Melanoma Survivor

Triathlete Continues to Enjoy Success Long After Treatment

Tom Shinners is a triathlete who has competed in 23 IRONMAN events and numerous other triathlons. In 2001, Tom was diagnosed with Stage III melanoma but since completing his treatment has remained cancer-free. In 2013, at the age of 60, Tom qualified for his 15th IRONMAN World Championship in Kona, Hawaii, since 1993 and finished 37th in his age division.

When Tom retired at age 41 in 1994 from his Navy career, he was already a seasoned triathlete and chose a second career as a bicycle courier in Washington, D.C. After 20 years of couriering, he is now semi-retired and works at a bicycle shop. He and his wife, Leslie, also a triathlete, live in Alexandria, Va., and have two grown daughters.

 

Cancer showed up on my doorstep as an unwelcome visitor in 2001. I am red-haired, blue-eyed, spent considerable time in the sun—and should have known better. I had a freckle on the back of my left leg that had been there for a long time, but it had begun to change. That’s the “good” part of melanoma – if you see a freckle change, that’s a warning sign.

That spring I had an enlarged lymph node in my groin. It didn’t impede my training or competing, and as a 48-year-old, I was having the best competitive year of my life—so I ignored it. I went to Hawaii and had my best race there ever, finishing seventh in my age group.

I had already reached the conclusion that I had skin cancer. Leslie had been after me to have the freckle looked at, but I hadn’t told her about the lymph node. After Hawaii, I knew I needed to get this figured out.

I saw an oncologist who did a needle biopsy. The freckle tested positive for melanoma and they removed it. It had spread to the groin lymph node, and that was positive, as well as a swollen lymph node in my right armpit that was also discovered. I was diagnosed with Stage III melanoma.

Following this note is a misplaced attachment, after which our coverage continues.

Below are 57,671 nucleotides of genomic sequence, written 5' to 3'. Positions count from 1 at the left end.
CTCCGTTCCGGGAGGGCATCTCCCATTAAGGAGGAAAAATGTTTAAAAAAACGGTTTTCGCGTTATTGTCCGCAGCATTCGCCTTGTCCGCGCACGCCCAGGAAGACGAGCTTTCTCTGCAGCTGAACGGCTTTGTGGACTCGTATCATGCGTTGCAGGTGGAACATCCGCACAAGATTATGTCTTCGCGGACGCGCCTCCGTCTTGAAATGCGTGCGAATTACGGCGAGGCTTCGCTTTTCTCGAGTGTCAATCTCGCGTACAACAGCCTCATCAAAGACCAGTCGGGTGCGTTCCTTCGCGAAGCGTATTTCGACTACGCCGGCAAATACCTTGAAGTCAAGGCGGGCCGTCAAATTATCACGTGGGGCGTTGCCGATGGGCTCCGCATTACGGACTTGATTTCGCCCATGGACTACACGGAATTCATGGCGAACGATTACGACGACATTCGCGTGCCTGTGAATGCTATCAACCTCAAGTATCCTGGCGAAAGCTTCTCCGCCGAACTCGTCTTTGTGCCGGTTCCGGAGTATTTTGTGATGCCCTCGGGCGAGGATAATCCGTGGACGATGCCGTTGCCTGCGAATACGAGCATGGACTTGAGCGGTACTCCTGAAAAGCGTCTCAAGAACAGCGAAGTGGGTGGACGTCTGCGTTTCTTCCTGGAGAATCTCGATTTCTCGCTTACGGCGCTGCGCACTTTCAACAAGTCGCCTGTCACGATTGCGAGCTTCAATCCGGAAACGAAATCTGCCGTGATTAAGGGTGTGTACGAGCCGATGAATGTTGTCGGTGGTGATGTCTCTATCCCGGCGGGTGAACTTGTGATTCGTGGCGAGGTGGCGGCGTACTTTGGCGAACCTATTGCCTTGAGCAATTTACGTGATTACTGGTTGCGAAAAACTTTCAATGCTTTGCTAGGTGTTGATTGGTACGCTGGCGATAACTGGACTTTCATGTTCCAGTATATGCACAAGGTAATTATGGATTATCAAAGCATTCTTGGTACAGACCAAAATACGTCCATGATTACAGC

The outlook wasn’t the best. But I’m Irish and somewhat of a fatalist, so I thought if the Lord wanted to take me, He would take me. But the doctors never gave me a death sentence. They had hope and were willing to put me through their program. I knew I was in good hands and put my trust in science.

I had two surgeries to remove lymph nodes. Twenty-three were removed from my left leg and 50 were harvested from my right armpit. The good news was that only the original enlarged lymph node in the groin tested positive for melanoma and surprisingly, no melanoma was subsequently found from my armpit.

However, I wasn’t out of the woods yet. My oncologists wanted me to enhance my chance of survival with interferon alfa-2b therapy. It would be grueling, and I’d have flu symptoms and no energy for a year. The side effects could also include depression and suicidal thoughts.

It wasn’t a pleasant year. The therapy included interferon five days a week for a month at a clinic, followed by self-injections to my abdomen three times a week for 11 months. It left me lethargic and winded after a flight of stairs. I did no training at all.

At one point while watching TV, I found myself bawling like a baby, and I never cry. I figured if that was the worst depression I had, I was going to be fine. I also realized all the pain and trials of being a triathlete gave me a physical and mental perspective to endure.

I knew I needed to stay positive, and my wife was a big help. In September 2002, while in the midst of the interferon treatment, she signed us up for the Lake Placid IRONMAN race in July 2003. She knew correctly that the goal of getting back on the bicycle would keep me looking forward.

The interferon therapy ended in February, and I began to train again. I had no expectations whatsoever, but I was thrilled to finish third in my age division and qualify for Hawaii again. I felt like I was back to normal.

After staring down death and beating it in my 40s, I don’t take life for granted. I also have no inhibitions about sending my friends to a dermatologist. Obviously, I highly value physical activity, and I like to think it helps keep the cancer at bay. You don’t have to be a triathlete to do something. You can take a walk and go a little farther every day. Set up your own competition and be a winner.

 

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